A Snowstorm of Two Characters

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The latest forecast models runs suggest a snow event of two characters.  Over the mountains and over southwest Washington there will be large quantities of snow.  And substantial snow over the eastern slopes of the Cascades.  But over Puget Sound and northwest Washington this will be a very modest affair.  In fact, many of you over the north Sound and Whidbey Island got WAY more snow today than you will get tomorrow.

Right now two signs of the incipient action are evident.  First, the Langley Hill coastal radar is now showing the leading precipitation/clouds.  You really have to love this radar!

And the 8 PM surface charts show true Arctic air moving into Bellingham.  14F temps at Bellingham Airport with a dewpoint of 10F.  Cold air at Blaine and really frigid stuff (single digits and subzero) over southern BC.   This air has not made much progress into Washington yet, but that will change as the low moves south of us.
Now to the important part.  I have reviewed the latest National Weather Service forecast model output (4 PM), the forecasts from the UW high-res models, and the output from several ensemble prediction systems.  The situation is similar to this morning, and IF ANYTHING DRIER WITH LESS SNOW OVER PUGET SOUND.

Here is the latest 24-h snowfall ending 4 PM tomorrow (the storm is over by then west of the Cascades) from the 4-km UW WRF model for both the region and western WA.  Huge (like 3 feet+) snowfalls over the southern WA and Oregon Cascades.  8-15 inches over portions of SW Washington.  7-8 inches near Olympia, 2-4 inches over Seattle, 2 inches over Everett. Very little over Bellingham. Big snows over SE Washington.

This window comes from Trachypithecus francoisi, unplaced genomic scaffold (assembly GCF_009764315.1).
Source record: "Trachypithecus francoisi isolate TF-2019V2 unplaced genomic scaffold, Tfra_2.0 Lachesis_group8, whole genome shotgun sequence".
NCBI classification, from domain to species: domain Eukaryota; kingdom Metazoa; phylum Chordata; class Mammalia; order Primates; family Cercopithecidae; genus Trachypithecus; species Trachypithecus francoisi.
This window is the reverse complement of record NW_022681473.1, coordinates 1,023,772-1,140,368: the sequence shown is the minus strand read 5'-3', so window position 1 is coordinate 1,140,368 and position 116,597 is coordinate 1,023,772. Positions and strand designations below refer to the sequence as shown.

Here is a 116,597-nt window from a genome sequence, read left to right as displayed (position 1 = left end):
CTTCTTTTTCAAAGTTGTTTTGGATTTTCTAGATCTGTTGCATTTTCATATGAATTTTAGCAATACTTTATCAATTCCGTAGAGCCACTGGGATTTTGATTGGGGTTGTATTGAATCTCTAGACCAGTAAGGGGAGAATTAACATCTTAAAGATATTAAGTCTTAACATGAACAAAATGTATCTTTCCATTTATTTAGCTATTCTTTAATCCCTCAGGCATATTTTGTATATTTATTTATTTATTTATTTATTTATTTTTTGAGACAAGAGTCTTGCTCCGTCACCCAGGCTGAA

I think this forecast is the best my discipline can give you for a single forecast.  The latest update from the Seattle NWS office is consistent with the above numbers.  Far better would be a probabilistic forecast:  X% for 0-2 inches, Y% for 2-4 inches, Z% for 4-6 inches, etc.  But that is for a latter blog.  And yes, THERE is some uncertainty with this forecast--my gut feeling is there is perhaps a 20% chance it could go wrong in a serious way.

Finally, there is been a lot of talk about really strong winds tomorrow.  My examination of the weather models suggest that the winds will only be strong (30 knots or more) over portions of NW Washington downstream of the Fraser River gap, the Strait, and offshore of Grays Harbor.  The northerlies in the Sound will increase rapidly (to 20-30 mph over water) as the low center moves south of us, resulting in a large pressure difference between high pressure in southern BC and the low.  Here are the predicted winds at 10 AM. 

I wanted to end with an editorial comment.  There were a number of folks that were concerned/upset about the fact that my and others forecasts have changed over the past few days (from slush to snow to lighter snow).  One individual told me I needed to show more "character" and be strong enough to stay with my original forecast.  An ill-informed (and somewhat insulting) writer for the Seattle Times wrote:

"How much snow could fall in the Seattle area Wednesday now appears to anybody's best guess." and then made fun of one of my colleagues at the National Weather Service. 

The very nature of forecasts is that they tend to change in time.  They become more accurate the closer you get in time to an event.   A good forecaster will change the forecast as more information and new guidance becomes available.  What would you have them do?

In one lecture of my senior weather forecasting class I talk about the psychology of weather forecasting and how they have to push previous forecasts out of their minds, not compensating for past errors.   Forecasters need the mindset of one individual in particular:

Vulcans Make Excellent Weather Forecasters
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